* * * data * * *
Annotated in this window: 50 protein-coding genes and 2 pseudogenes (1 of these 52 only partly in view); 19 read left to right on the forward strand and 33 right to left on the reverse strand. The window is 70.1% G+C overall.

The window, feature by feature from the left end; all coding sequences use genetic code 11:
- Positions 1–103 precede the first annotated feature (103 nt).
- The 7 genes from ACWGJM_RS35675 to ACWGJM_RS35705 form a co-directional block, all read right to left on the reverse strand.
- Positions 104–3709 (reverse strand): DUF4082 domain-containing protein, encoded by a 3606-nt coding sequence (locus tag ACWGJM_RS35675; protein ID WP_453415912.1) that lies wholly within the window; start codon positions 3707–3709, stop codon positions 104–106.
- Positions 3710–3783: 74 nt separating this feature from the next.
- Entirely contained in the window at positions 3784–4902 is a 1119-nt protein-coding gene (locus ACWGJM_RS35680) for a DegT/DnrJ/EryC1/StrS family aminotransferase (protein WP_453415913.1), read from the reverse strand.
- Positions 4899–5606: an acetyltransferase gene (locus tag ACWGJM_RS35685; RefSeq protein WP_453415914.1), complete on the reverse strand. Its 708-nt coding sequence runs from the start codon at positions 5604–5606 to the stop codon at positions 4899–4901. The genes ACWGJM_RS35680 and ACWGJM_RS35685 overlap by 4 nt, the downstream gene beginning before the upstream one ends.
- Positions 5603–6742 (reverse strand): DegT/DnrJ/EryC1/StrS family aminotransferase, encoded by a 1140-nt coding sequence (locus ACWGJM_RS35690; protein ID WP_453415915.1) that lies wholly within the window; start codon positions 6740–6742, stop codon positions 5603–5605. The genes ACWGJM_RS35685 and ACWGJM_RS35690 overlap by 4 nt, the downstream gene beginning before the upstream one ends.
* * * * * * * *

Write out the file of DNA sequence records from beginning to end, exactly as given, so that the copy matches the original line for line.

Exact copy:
Annotated in this window: 50 protein-coding genes and 2 pseudogenes (1 of these 52 only partly in view); 19 read left to right on the forward strand and 33 right to left on the reverse strand. The window is 70.1% G+C overall.

The window, feature by feature from the left end; all coding sequences use genetic code 11:
- Positions 1–103 precede the first annotated feature (103 nt).
- The 7 genes from ACWGJM_RS35675 to ACWGJM_RS35705 form a co-directional block, all read right to left on the reverse strand.
- Positions 104–3709 (reverse strand): DUF4082 domain-containing protein, encoded by a 3606-nt coding sequence (locus tag ACWGJM_RS35675; protein ID WP_453415912.1) that lies wholly within the window; start codon positions 3707–3709, stop codon positions 104–106.
- Positions 3710–3783: 74 nt separating this feature from the next.
- Entirely contained in the window at positions 3784–4902 is a 1119-nt protein-coding gene (locus ACWGJM_RS35680) for a DegT/DnrJ/EryC1/StrS family aminotransferase (protein WP_453415913.1), read from the reverse strand.
- Positions 4899–5606: an acetyltransferase gene (locus tag ACWGJM_RS35685; RefSeq protein WP_453415914.1), complete on the reverse strand. Its 708-nt coding sequence runs from the start codon at positions 5604–5606 to the stop codon at positions 4899–4901. The genes ACWGJM_RS35680 and ACWGJM_RS35685 overlap by 4 nt, the downstream gene beginning before the upstream one ends.
- Positions 5603–6742 (reverse strand): DegT/DnrJ/EryC1/StrS family aminotransferase, encoded by a 1140-nt coding sequence (locus ACWGJM_RS35690; protein ID WP_453415915.1) that lies wholly within the window; start codon positions 6740–6742, stop codon positions 5603–5605. The genes ACWGJM_RS35685 and ACWGJM_RS35690 overlap by 4 nt, the downstream gene beginning before the upstream one ends.